Accumulating assets is an art — a necessary art for any NBA front office seeking to chase an elusive championship. Superstar players that move the needle are scarce and paramount to being the last team standing, and in most cases you need two or maybe even three of them to really have enough oomph to get there.
More times than not, the best way to acquire said superstar is at the top of the draft, giving credence to ambitious ventures like THE PROCESS (the actual process, not the human form). Other than the draft, front offices (namely Boston, Phoenix, and even the Lakers) have launched into an arms race to rack up a flurry of draft picks and young players to throw into a trade package at team with a disgruntled star. Daryl Morey did it with James Harden, and now a handful of teams are ready to pounce when similar opportunity knocks.
Since the Suns have been regarded as one of the teams with enough “assets” to bargain a trade for a star player, it was assumed that they would be strong suitors for the likes of DeMarcus Cousins. Yet each time I refreshed my Twitter feed in anticipation of the next grenade from Woj last night, the New Orleans Pelicans were at the head of the trade discussion.
The New Orleans Pelicans? WHY?
But the Pelicans’ involvement got me thinking: Sometimes the amount in which you have to offer is not the most important factor of making a trade. Instead, being willing to throw all of the chips into the middle of the table without restriction can psychologically perk up the other side. (You could argue that the Pelicans did not even throw all of their chips in, but that is a story for a different time.)
A box of cheerios, a bottle of Sunkist, and two loafs of bread that you stick in the freezer for later https://t.co/ojhjuZ4Dip— Owen Sanborn (@owensanborn) February 20, 2017
Through the majority of the negotiations, the Kings were being told “no” to most of the players they desired in a return package. Orlando balked at including Aaron Gordon. Boston apparently halted at including Terry Rozier (for reasons that remain unclear to me if true), per the Dunc’d On pod. The Lakers stifled any thought that included the gangly Brandon Ingram. One can assume that Ryan McDonough was not willing to part ways with Dragan Bender and/or Marquese Chriss (although you could make a case that the Kings were not interested in either because they have 458,606 bigs).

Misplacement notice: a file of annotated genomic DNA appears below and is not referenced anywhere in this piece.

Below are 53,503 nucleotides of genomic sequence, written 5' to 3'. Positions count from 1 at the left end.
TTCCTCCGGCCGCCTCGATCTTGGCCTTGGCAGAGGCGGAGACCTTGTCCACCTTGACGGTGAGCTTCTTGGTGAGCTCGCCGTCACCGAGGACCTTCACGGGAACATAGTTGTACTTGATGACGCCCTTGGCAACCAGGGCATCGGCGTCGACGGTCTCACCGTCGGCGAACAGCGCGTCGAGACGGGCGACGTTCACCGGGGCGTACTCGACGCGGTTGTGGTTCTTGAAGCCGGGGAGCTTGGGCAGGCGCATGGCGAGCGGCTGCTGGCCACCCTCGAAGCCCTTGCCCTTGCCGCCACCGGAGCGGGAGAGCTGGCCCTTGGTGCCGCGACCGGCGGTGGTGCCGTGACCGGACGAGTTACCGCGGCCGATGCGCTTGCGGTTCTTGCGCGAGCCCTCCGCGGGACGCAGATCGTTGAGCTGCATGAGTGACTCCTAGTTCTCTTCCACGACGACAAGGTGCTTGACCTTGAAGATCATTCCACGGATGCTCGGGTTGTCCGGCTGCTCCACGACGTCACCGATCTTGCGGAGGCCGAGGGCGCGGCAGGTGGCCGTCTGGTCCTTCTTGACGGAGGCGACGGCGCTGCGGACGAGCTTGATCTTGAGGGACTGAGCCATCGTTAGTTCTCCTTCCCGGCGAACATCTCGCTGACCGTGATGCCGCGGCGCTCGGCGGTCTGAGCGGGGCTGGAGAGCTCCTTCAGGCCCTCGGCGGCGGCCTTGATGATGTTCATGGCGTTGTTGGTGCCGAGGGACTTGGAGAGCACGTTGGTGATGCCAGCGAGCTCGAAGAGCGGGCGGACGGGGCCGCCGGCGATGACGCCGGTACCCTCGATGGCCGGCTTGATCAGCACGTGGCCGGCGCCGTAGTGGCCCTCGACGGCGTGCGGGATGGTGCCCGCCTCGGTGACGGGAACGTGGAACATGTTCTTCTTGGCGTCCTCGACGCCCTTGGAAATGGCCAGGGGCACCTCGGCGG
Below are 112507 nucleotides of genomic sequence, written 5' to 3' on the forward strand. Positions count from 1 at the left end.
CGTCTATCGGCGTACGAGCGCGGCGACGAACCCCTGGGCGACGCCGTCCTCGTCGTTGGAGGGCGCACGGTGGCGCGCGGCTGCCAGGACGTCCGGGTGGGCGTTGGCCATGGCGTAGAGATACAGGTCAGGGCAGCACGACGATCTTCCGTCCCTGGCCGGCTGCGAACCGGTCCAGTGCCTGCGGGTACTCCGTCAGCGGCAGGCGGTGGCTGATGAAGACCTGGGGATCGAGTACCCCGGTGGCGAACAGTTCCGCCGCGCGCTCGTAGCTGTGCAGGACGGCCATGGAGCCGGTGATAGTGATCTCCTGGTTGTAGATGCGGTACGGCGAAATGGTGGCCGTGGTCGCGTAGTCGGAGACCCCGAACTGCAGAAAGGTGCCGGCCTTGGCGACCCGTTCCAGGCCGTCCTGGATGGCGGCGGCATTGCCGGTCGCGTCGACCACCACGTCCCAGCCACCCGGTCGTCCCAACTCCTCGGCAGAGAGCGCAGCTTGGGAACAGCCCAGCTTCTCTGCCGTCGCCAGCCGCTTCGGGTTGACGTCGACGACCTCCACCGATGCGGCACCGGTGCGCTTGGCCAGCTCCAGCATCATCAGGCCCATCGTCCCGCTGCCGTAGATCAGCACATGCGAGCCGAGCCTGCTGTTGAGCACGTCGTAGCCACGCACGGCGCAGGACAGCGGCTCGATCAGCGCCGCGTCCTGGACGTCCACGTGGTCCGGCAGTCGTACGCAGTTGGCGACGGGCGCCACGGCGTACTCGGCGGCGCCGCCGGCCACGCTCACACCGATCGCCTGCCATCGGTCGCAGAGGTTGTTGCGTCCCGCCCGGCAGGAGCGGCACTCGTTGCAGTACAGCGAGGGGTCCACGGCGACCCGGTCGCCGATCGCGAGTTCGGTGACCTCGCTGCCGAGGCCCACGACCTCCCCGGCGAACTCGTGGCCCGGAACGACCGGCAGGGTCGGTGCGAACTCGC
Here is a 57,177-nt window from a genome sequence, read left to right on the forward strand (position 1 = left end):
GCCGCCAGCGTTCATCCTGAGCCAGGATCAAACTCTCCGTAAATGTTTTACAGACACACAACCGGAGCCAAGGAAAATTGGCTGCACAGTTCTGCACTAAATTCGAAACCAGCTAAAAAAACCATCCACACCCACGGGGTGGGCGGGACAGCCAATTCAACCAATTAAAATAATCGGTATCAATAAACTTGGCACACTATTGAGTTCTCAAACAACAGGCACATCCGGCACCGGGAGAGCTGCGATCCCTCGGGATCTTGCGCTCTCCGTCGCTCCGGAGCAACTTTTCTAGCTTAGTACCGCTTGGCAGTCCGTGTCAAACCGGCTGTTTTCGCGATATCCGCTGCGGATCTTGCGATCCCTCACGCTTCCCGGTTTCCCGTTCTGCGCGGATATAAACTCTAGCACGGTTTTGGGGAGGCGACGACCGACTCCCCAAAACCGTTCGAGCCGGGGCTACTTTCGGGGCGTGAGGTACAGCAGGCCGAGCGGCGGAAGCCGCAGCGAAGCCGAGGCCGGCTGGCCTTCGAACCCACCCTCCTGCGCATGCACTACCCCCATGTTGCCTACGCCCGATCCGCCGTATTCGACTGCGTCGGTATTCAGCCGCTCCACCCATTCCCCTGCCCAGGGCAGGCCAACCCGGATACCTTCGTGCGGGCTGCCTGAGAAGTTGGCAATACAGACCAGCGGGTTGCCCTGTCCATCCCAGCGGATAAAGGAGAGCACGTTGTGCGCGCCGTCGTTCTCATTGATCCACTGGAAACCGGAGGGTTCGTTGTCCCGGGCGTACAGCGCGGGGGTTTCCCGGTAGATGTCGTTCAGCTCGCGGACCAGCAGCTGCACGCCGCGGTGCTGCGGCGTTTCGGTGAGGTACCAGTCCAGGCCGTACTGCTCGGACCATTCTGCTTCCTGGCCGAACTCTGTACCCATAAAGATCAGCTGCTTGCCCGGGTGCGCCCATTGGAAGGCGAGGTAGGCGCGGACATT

From the Kings’ perspective, hearing resistance over and over will only dry up your excitement to strike a deal with the other party. My guess is that the Pelicans were willing to give up what the Kings wanted, and that is a huge component to why this trade was consummated.
New Orleans won because their treasure chest of assets was not as shiny as their competition — they could provide enough quality in conjunction with sufficient quantity. There was no hang up to go all in on their end because there is minimal likelihood that they will regret relinquishing any of the pieces that they forked over. There was no top five pick or potential future pick to be illusioned by, and that is one of the more lethal negotiating positions to be in when you are chasing a big fish.
While other teams were limiting the Kings on what they could and could not have, the Pelicans front office said: Take what you want. Let’s do this.
The haul garnered by Sacramento may say more about the league’s perception of Boogie than the incompetence of the Kings’ front office. If this really was the best offer on the table for them — classifying best offers is a subjective game — then it is pretty clear that no team wanted to take their stab at withstanding the Boogie barrage of emotions.
Are teams right to not want to infest their culture with Boogie’s potentially overbearing personality? That remains to be seen — there is a chance that overbearing turns to teddy bear now that Cousins has been rid of an organization drowning in instability.
With that said, if I were Ryan McDonough, I would have shot my shot with a headlining trio of Eric Bledsoe, Devin Booker, and Cousins and figured the rest out later. Talent trumps all in the NBA, and there is a real chance that the Suns kick themselves for not pursuing a deal with more urgency.
Draft picks and young players are fantastic vehicles to sell a narrative revolving around hope to a fan base, but each of those assets have a ticking time bomb attached. Juggling the opportunity cost of cashing in on assets is one of the most difficult decisions to maneuver for a front office, and it will be fascinating to retroactively look back at the outcome of this deal five years down the line.
Hopefully the Suns are able to cash in before the register becomes bare.